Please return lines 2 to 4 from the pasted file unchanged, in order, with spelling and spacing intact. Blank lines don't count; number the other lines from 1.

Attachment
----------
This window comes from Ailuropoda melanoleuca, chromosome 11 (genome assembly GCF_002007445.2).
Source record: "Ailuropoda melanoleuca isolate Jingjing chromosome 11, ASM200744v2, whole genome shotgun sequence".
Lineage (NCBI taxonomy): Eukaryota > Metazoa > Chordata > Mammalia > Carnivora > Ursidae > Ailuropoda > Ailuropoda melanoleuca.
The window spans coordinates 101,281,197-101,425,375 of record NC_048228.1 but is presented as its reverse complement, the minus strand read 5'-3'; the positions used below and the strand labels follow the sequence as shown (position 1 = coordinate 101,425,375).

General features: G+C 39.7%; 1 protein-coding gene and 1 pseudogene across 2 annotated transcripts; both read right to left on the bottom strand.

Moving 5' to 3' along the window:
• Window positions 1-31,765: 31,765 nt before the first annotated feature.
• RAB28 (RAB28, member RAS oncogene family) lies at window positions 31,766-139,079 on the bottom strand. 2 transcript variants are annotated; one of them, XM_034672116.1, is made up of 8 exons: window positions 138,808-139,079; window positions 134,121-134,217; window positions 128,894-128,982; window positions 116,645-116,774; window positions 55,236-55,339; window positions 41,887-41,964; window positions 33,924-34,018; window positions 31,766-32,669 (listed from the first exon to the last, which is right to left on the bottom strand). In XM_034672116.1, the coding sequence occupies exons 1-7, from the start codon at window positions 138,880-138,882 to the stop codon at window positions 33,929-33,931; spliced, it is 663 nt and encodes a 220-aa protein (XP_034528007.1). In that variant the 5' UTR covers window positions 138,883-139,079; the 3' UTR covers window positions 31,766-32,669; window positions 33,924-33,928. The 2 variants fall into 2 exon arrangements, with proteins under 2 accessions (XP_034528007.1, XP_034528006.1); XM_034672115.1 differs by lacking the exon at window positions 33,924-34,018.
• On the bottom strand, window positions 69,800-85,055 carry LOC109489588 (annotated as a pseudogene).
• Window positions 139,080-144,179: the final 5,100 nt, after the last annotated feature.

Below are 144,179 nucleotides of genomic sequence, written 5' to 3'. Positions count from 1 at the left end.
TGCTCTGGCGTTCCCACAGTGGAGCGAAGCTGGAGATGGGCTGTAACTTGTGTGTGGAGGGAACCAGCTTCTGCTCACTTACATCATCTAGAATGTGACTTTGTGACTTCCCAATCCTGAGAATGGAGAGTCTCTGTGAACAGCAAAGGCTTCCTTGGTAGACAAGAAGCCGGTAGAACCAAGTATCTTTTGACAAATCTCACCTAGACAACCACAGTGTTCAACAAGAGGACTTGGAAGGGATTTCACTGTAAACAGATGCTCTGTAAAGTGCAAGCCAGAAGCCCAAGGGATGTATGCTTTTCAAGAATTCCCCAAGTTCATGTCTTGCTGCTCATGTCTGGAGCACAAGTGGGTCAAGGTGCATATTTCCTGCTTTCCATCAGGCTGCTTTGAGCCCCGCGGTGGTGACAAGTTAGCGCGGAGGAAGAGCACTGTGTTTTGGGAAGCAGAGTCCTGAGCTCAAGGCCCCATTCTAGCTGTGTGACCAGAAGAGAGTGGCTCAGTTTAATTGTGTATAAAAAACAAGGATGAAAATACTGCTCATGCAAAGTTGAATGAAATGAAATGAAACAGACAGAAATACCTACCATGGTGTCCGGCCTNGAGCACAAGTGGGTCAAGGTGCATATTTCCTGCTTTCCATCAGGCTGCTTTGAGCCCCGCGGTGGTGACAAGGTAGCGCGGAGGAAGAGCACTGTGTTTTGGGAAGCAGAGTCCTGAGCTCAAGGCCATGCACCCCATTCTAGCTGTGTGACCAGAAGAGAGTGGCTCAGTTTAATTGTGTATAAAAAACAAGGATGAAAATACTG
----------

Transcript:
Source record: "Ailuropoda melanoleuca isolate Jingjing chromosome 11, ASM200744v2, whole genome shotgun sequence".
Lineage (NCBI taxonomy): Eukaryota > Metazoa > Chordata > Mammalia > Carnivora > Ursidae > Ailuropoda > Ailuropoda melanoleuca.
The window spans coordinates 101,281,197-101,425,375 of record NC_048228.1 but is presented as its reverse complement, the minus strand read 5'-3'; the positions used below and the strand labels follow the sequence as shown (position 1 = coordinate 101,425,375).